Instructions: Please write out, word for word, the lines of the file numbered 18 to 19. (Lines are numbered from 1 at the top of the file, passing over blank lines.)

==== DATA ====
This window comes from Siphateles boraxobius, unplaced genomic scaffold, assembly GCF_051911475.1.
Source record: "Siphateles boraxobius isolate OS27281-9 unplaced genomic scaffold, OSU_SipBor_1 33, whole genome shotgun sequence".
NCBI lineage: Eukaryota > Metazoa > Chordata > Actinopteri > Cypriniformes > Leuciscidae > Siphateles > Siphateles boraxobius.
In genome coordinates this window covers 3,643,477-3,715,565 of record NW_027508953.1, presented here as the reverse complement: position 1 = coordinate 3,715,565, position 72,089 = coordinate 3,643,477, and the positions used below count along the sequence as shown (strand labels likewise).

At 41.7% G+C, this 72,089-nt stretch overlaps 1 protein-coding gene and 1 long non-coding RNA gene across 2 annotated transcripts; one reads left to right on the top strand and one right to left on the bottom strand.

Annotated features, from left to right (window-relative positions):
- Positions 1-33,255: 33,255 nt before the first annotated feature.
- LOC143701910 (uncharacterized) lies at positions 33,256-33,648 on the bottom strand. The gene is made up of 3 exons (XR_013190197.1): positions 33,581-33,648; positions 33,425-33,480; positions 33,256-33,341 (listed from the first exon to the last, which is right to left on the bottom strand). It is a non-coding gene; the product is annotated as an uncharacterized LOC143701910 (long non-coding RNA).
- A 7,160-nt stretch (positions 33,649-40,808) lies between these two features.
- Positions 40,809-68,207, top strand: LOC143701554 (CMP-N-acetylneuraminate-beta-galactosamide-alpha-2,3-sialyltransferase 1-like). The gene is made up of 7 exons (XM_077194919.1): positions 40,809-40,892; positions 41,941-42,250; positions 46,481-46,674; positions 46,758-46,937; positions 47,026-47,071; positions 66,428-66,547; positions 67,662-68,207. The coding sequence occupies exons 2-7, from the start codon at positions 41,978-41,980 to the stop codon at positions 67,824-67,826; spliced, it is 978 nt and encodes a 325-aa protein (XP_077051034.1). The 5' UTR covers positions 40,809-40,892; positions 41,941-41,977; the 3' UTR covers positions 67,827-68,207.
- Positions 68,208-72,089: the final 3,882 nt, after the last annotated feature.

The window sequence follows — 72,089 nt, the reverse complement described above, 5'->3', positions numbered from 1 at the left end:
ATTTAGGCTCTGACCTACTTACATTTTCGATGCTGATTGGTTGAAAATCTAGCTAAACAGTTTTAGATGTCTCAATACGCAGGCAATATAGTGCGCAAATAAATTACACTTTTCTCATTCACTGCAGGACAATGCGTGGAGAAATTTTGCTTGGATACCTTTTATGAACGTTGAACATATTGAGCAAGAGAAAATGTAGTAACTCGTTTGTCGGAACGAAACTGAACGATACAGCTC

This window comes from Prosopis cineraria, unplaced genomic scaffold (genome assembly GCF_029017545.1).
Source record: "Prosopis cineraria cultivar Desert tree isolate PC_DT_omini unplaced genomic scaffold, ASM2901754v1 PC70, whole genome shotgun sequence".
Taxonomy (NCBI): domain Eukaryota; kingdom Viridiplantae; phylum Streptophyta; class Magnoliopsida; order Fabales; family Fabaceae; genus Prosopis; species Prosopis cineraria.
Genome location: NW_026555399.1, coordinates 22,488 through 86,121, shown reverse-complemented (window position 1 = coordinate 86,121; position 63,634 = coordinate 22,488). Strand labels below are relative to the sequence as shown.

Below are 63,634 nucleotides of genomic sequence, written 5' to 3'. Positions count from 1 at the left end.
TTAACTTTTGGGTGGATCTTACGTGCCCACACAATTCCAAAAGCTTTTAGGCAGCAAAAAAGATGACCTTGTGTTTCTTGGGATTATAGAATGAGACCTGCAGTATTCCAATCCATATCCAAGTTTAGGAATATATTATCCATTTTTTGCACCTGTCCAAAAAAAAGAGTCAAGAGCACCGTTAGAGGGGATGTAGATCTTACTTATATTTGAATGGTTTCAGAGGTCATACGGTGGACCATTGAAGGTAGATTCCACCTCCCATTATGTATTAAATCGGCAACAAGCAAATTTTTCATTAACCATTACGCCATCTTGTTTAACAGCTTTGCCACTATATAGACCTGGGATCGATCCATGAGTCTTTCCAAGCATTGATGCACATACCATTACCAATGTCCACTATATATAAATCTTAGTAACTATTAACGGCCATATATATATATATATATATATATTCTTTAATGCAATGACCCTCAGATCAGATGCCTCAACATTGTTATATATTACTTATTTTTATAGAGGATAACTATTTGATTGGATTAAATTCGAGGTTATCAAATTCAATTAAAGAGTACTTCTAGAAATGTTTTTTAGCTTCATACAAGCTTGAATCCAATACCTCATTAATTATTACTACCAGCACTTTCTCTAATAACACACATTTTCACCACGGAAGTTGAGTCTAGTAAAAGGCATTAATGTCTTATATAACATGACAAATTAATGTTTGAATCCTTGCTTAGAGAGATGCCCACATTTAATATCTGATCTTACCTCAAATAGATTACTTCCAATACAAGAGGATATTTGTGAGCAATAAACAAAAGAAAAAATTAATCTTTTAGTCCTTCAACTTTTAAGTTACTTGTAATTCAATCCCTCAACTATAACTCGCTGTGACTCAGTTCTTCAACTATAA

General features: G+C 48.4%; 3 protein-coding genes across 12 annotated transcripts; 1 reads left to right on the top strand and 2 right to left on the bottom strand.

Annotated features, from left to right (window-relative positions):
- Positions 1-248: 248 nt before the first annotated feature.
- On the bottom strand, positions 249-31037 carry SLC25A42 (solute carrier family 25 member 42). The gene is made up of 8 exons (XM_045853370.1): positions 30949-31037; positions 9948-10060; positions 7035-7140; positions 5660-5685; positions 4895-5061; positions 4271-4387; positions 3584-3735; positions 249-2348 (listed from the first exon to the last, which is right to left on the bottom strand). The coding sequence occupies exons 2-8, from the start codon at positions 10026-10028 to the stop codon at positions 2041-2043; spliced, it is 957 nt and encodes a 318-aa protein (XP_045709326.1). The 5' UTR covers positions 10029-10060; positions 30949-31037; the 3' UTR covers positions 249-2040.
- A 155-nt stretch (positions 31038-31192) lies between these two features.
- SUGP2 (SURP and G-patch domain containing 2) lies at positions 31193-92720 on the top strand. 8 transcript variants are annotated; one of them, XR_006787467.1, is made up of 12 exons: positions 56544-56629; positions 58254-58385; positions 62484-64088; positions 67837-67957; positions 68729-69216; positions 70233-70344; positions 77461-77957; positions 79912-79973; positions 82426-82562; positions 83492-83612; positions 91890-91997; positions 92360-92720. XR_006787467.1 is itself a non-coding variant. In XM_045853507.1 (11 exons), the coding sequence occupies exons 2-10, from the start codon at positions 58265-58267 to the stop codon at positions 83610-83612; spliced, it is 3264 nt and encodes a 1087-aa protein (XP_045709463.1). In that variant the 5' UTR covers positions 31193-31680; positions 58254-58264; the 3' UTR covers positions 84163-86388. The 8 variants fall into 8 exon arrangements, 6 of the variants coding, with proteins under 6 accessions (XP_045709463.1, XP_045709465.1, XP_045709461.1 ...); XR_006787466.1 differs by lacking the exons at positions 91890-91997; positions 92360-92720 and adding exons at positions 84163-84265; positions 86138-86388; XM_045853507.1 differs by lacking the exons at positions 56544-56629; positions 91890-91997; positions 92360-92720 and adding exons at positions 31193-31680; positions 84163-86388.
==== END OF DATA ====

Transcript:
Below are 63,634 nucleotides of genomic sequence, written 5' to 3'. Positions count from 1 at the left end.
TTAACTTTTGGGTGGATCTTACGTGCCCACACAATTCCAAAAGCTTTTAGGCAGCAAAAAAGATGACCTTGTGTTTCTTGGGATTATAGAATGAGACCTGCAGTATTCCAATCCATATCCAAGTTTAGGAATATATTATCCATTTTTTGCACCTGTCCAAAAAAAAGAGTCAAGAGCACCGTTAGAGGGGATGTAGATCTTACTTATATTTGAATGGTTTCAGAGGTCATACGGTGGACCATTGAAGGTAGATTCCACCTCCCATTATGTATTAAATCGGCAACAAGCAAATTTTTCATTAACCATTACGCCATCTTGTTTAACAGCTTTGCCACTATATAGACCTGGGATCGATCCATGAGTCTTTCCAAGCATTGATGCACATACCATTACCAATGTCCACTATATATAAATCTTAGTAACTATTAACGGCCATATATATATATATATATATATATTCTTTAATGCAATGACCCTCAGATCAGATGCCTCAACATTGTTATATATTACTTATTTTTATAGAGGATAACTATTTGATTGGATTAAATTCGAGGTTATCAAATTCAATTAAAGAGTACTTCTAGAAATGTTTTTTAGCTTCATACAAGCTTGAATCCAATACCTCATTAATTATTACTACCAGCACTTTCTCTAATAACACACATTTTCACCACGGAAGTTGAGTCTAGTAAAAGGCATTAATGTCTTATATAACATGACAAATTAATGTTTGAATCCTTGCTTAGAGAGATGCCCACATTTAATATCTGATCTTACCTCAAATAGATTACTTCCAATACAAGAGGATATTTGTGAGCAATAAACAAAAGAAAAAATTAATCTTTTAGTCCTTCAACTTTTAAGTTACTTGTAATTCAATCCCTCAACTATAACTCGCTGTGACTCAGTTCTTCAACTATAA